New Jersey Republicans are suing to knock down Gov. Phil Murphy’s restrictions on businesses and mass gatherings, which were put in place months ago to stop the spread of COVID-19.
According to a three-count, 13-page complaint filed in the Cape May County Superior Court on May 21, Murphy allegedly violated the due process of employers and employees by “arbitrarily” declaring some non-essential and others essential during the state shutdown.
And the governor has been enforcing “unconstitutional executive orders that deny millions of New Jerseyans equal protection under the law,” the suit continues.
To halt the spread of COVID-19, Murphy placed the state in a near-total lockdown, which meant the closure of the restaurant and hospitality industry; gyms, malls and casinos; theaters; most retail; entertainment and sporting events; and personal care businesses.
While mom and pop barbers, bars, brewpubs and retail shops are shuttered and struggling, big box stores, with big cash cushions, survive.
– New Jersey Republican Party Chair Doug Steinhardt
The state’s April unemployment numbers came in at 15.3 percent on Thursday, the highest ever since the federal government began keeping track in 1976.
“Governor Murphy has irreparably harmed New Jersey small businesses by arbitrarily declaring some essential and others non-essential,” reads a statement from New Jersey Republican Party Chair Doug Steinhardt.
One plaintiff in the suit is the New Jersey State Republican Committee. State Sen. Mike Testa, R-1st District, is the attorney for several business owners who make up the second group of plaintiffs.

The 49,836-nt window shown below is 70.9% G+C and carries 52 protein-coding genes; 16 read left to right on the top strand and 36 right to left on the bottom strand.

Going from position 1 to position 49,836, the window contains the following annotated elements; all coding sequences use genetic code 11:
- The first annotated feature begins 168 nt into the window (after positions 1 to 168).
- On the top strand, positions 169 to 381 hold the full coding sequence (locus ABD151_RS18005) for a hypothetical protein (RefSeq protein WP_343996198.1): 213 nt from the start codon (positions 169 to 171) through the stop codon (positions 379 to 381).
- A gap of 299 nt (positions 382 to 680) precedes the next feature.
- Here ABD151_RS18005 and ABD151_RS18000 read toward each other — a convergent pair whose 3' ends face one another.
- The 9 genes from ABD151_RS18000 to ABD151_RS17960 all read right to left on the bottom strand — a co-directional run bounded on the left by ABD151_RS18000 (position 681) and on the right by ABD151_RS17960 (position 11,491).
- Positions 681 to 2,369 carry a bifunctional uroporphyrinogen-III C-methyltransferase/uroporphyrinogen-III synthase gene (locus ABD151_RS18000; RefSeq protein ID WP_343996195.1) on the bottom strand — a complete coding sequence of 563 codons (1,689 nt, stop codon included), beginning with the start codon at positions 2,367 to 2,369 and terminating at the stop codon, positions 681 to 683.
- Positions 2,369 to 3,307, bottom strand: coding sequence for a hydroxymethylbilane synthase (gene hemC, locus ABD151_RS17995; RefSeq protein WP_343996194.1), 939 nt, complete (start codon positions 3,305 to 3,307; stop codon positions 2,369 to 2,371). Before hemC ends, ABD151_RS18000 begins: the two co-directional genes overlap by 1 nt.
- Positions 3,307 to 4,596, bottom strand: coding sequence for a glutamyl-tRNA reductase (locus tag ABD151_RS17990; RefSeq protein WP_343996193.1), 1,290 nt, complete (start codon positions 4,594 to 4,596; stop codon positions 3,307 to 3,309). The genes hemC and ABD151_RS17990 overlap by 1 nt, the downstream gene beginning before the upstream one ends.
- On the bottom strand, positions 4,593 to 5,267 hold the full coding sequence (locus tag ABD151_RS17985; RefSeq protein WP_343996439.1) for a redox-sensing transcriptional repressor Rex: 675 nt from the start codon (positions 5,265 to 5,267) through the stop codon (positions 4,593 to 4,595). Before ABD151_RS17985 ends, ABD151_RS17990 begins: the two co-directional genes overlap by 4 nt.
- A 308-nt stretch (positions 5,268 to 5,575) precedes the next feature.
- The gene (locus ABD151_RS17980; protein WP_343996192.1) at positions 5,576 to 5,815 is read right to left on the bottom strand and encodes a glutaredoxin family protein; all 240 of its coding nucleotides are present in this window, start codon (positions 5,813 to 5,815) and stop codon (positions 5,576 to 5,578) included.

They include a brewery in Cape May County, a golf course in Cumberland County, a horse trainer in Somerset County and a barbershop in Sussex County.
The two parties argue that they are filing the suit “on behalf of shuttered employers and some 1.1 million unemployed workers from around New Jersey.”
The suit also lists New Jersey State Police Superintendent Col. Pat Callahan and State Attorney General Gurbir Grewal as defendants.
“While mom and pop barbers, bars, brewpubs and retail shops are shuttered and struggling, big box stores, with big cash cushions, survive,” Steinhardt added.
Nationwide, the COVID-19 response and shutdowns have fallen along party lines, with Republicans pushing for a quicker rollback of restrictions, and questioning their necessity in the first place.
A Bellmawr gym owner made national headlines after deciding to reopen their business in defiance of state shutdown orders – but the establishment was forced to close on Thursday.
Murphy, when asked at his daily COVID-19 press briefing in Trenton, did not appear aware of the suit but brushed it aside.
“There’s a suit against me? As you can tell, I’ve spent a lot of time focused on that suit.”
“We make the decisions about what’s essential and not essential with input based on data, science, facts, health,” he added. “I’m sorry that the folks don’t like the definitions but the fact of the matter is they’re quite consistent.”
During a media appearance on CNBC earlier in the day, Murphy suggested that too quick a relaxation on restrictions would be akin to “throwing gasoline on the fire.”
That, he contested, would put New Jersey in “a much deeper hole, ultimately, economically.”
Editor’s note: This story was updated at 4:23 p.m. EST on May 21, 2020, to include additional information regarding the lawsuit and addition quotes from Gov. Phil Murphy.